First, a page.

I was quite concerned at the claims I found there about illnesses and conditions that this group seemed to be promoting as healable through prayer. At the same time I became conflicted about what to do next because I knew that no matter what I did, I would be accused by people of being anti-religious.
However, as time passed I saw the group at work again, and I also became aware of their Youtube videos in which even more claims were made, and I realised that I didn’t feel comfortable with not expressing my concern to people who might be able to do something about the claims if they agreed something was wrong. That’s when I made the complaint to the Advertising Standards Authority using the ‘Fishbarrel’ plug in. - Hayley Stevens, “Healing on the Streets & why I am not ‘a group generally opposed to Christianity’”.
Due to the complaint lodged by skeptical investigator Hayley Stevens, the UK Advertising Standards Authority (ASA) declared “Healing on the Streets” (HOTS) to be engaging in false advertising – and had them removed:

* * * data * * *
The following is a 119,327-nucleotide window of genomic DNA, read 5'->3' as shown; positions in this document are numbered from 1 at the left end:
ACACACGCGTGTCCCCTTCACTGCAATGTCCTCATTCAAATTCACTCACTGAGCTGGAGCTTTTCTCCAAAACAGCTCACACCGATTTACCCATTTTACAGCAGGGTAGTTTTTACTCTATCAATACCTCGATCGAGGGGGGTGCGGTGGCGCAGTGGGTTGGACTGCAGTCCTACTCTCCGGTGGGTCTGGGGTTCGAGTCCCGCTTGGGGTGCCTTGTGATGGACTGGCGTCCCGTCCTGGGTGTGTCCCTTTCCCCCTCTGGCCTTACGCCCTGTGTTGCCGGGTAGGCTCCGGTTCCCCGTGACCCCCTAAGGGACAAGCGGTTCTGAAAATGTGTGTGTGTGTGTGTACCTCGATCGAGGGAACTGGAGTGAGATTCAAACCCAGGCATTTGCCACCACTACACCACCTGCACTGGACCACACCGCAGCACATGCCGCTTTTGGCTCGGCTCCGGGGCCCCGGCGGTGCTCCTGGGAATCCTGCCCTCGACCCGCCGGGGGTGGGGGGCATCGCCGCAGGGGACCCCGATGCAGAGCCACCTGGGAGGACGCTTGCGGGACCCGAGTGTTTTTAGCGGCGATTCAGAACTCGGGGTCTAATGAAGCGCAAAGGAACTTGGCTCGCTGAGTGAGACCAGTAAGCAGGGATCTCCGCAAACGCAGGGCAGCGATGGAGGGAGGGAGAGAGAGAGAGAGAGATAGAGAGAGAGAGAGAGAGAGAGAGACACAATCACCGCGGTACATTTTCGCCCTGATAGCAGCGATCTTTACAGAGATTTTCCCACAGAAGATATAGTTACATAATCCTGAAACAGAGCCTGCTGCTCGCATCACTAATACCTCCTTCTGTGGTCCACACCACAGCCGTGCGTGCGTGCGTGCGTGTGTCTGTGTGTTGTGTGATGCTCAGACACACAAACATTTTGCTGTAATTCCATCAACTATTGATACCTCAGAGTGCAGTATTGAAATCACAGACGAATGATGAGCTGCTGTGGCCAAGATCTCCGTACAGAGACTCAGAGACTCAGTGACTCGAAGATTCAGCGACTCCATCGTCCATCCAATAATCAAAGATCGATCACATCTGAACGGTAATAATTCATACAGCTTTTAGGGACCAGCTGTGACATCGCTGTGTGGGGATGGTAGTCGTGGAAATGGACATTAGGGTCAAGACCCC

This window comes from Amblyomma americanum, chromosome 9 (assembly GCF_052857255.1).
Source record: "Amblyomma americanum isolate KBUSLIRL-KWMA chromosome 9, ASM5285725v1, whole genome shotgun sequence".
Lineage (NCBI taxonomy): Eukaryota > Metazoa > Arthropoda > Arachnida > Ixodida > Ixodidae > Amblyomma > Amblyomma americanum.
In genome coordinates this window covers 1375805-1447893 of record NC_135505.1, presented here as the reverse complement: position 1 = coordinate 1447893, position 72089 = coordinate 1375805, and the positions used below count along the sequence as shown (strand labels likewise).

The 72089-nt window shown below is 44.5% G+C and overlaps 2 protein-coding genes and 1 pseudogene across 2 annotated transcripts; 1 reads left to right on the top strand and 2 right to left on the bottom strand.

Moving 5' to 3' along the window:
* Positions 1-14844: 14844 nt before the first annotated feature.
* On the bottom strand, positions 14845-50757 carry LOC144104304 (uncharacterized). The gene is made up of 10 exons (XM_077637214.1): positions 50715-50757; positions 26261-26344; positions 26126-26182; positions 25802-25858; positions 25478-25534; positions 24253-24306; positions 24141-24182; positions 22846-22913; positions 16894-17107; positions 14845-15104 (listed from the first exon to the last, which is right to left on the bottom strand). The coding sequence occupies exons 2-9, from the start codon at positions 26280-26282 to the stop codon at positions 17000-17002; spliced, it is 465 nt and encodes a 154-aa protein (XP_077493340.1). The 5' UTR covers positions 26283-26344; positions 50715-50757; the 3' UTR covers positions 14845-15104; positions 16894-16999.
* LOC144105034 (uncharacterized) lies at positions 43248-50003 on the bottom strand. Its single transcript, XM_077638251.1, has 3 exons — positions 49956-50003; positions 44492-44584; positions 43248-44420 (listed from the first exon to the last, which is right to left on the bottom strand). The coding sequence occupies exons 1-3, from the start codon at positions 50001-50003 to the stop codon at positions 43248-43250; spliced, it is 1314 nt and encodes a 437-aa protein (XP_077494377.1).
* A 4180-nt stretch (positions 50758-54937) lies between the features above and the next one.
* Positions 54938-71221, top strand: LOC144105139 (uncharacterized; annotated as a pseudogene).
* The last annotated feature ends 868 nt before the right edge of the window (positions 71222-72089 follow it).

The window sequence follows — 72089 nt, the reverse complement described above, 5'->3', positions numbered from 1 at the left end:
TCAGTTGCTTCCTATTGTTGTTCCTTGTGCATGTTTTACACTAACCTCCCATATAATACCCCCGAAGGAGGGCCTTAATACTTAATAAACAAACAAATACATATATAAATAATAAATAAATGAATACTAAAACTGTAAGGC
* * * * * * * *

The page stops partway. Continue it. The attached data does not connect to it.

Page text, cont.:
As already reported on Pharyngula – ‘An organization in Bath called “Healing on the Streets” (HOTS) plastered flyers around town advertising their services’:
Need Healing? God can heal today! Do you suffer from Back Pain, Arthritis, MS, Addiction … Ulcers, Depression, Allergies, Fibromyalgia, Asthma, Paralysis, Crippling Disease, Phobias, Sleeping disorders or any other sickness? We’d love to pray for your healing right now! We’re Christian from churches in Bath and we pray in the name of Jesus. We believe that God loves you and can heal you from any sickness.
The Advertising Standards Authority declared them to be irresponsible, false advertising and ordered them taken down. As Hayley says herself, this is not about religion: “…I object to [HOTS] being pushed onto other people as a genuinely potential cure. Especially when they’re vulnerable.”